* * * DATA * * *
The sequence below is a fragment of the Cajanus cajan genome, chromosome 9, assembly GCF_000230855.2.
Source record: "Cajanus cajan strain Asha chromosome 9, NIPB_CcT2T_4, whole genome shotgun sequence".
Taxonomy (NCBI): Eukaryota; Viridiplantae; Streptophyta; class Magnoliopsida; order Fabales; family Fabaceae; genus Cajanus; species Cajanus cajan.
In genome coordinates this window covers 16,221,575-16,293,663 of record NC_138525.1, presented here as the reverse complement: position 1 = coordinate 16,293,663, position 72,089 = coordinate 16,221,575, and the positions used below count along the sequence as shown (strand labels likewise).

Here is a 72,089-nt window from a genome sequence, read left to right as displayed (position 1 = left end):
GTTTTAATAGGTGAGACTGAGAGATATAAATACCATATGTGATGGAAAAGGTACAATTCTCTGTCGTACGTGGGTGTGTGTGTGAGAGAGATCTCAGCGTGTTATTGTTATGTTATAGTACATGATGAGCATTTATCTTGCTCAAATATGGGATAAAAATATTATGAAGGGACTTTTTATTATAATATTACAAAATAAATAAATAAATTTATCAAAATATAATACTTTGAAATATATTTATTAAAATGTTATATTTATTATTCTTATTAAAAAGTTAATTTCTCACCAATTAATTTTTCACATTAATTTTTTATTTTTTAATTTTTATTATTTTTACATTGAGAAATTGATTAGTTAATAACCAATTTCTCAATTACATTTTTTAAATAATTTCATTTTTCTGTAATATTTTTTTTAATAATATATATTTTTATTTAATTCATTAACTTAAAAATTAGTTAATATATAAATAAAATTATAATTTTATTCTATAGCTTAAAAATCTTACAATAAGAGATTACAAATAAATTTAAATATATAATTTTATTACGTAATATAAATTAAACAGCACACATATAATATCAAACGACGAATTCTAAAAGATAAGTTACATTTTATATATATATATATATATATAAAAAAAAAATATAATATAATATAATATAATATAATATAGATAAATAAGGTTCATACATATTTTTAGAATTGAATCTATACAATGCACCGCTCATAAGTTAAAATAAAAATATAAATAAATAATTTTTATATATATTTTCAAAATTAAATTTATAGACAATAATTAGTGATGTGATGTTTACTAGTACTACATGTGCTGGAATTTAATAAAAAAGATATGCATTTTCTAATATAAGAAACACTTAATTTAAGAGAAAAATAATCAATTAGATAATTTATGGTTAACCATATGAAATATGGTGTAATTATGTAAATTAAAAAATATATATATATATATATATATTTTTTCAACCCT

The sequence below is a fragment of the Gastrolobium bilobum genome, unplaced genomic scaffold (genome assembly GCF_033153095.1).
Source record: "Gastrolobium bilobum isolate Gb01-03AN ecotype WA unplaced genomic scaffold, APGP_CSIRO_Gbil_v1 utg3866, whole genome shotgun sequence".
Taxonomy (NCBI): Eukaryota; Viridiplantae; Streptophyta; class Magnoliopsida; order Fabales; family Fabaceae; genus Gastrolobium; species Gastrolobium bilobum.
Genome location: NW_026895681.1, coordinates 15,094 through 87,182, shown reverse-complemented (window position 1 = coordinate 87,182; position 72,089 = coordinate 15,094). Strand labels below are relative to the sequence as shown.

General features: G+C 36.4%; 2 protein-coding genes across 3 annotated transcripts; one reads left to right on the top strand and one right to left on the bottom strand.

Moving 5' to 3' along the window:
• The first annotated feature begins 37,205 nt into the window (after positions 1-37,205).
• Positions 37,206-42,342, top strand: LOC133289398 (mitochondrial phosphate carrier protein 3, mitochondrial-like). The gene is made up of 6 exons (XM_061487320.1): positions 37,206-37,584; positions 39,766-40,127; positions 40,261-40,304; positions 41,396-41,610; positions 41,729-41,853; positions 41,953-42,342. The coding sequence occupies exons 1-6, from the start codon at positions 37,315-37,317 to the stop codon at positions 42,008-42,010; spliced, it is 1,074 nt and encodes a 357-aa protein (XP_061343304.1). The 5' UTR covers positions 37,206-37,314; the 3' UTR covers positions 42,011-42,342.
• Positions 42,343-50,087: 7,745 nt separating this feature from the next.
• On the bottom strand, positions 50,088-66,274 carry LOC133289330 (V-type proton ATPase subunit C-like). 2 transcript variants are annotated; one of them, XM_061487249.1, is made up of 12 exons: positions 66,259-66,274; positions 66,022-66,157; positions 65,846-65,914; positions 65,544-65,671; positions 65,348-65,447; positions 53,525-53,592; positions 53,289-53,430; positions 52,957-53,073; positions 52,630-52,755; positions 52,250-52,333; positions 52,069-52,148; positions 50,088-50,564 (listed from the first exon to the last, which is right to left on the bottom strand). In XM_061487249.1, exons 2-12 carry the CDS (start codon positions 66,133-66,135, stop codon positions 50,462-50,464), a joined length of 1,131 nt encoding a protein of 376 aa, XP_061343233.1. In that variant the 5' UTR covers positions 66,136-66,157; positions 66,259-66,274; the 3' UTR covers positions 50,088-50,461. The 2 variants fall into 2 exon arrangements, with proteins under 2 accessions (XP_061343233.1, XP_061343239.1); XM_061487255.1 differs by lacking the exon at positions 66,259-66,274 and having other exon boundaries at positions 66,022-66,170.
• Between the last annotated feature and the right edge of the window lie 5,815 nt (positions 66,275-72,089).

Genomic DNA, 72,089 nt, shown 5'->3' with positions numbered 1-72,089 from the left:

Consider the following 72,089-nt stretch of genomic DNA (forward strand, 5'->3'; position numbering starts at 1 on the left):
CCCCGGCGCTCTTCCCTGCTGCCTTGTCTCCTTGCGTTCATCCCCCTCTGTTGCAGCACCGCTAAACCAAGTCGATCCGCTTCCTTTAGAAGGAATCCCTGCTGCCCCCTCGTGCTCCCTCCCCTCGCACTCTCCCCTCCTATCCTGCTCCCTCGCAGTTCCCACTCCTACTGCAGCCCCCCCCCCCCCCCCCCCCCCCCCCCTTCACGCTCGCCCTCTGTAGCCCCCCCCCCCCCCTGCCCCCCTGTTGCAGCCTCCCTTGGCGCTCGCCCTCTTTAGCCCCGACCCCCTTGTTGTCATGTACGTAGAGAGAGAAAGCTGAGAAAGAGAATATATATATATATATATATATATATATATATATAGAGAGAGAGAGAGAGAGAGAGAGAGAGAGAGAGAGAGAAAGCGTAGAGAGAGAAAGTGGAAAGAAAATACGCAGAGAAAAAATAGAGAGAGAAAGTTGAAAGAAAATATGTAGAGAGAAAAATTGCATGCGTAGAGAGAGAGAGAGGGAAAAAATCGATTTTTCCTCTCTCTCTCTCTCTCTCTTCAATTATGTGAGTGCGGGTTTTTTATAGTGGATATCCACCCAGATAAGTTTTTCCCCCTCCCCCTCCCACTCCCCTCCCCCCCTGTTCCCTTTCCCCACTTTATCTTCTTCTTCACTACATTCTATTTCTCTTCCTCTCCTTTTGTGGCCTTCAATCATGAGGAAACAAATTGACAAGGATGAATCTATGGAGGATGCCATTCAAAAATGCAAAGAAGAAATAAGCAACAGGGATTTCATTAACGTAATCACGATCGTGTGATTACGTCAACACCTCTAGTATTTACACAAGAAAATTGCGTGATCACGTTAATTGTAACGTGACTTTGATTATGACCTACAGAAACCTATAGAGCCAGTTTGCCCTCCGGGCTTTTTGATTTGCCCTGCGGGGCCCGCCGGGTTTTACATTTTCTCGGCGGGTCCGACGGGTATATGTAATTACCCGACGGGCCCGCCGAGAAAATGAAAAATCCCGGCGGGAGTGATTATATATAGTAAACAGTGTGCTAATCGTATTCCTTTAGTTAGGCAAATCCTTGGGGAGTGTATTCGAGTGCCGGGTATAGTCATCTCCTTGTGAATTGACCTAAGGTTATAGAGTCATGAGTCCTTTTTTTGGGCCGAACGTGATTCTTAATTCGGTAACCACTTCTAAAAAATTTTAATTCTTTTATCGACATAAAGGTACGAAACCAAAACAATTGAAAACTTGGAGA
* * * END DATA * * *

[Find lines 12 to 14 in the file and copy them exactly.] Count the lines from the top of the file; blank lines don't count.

Moving 5' to 3' along the window:
• The first annotated feature begins 37,205 nt into the window (after positions 1-37,205).
• Positions 37,206-42,342, top strand: LOC133289398 (mitochondrial phosphate carrier protein 3, mitochondrial-like). The gene is made up of 6 exons (XM_061487320.1): positions 37,206-37,584; positions 39,766-40,127; positions 40,261-40,304; positions 41,396-41,610; positions 41,729-41,853; positions 41,953-42,342. The coding sequence occupies exons 1-6, from the start codon at positions 37,315-37,317 to the stop codon at positions 42,008-42,010; spliced, it is 1,074 nt and encodes a 357-aa protein (XP_061343304.1). The 5' UTR covers positions 37,206-37,314; the 3' UTR covers positions 42,011-42,342.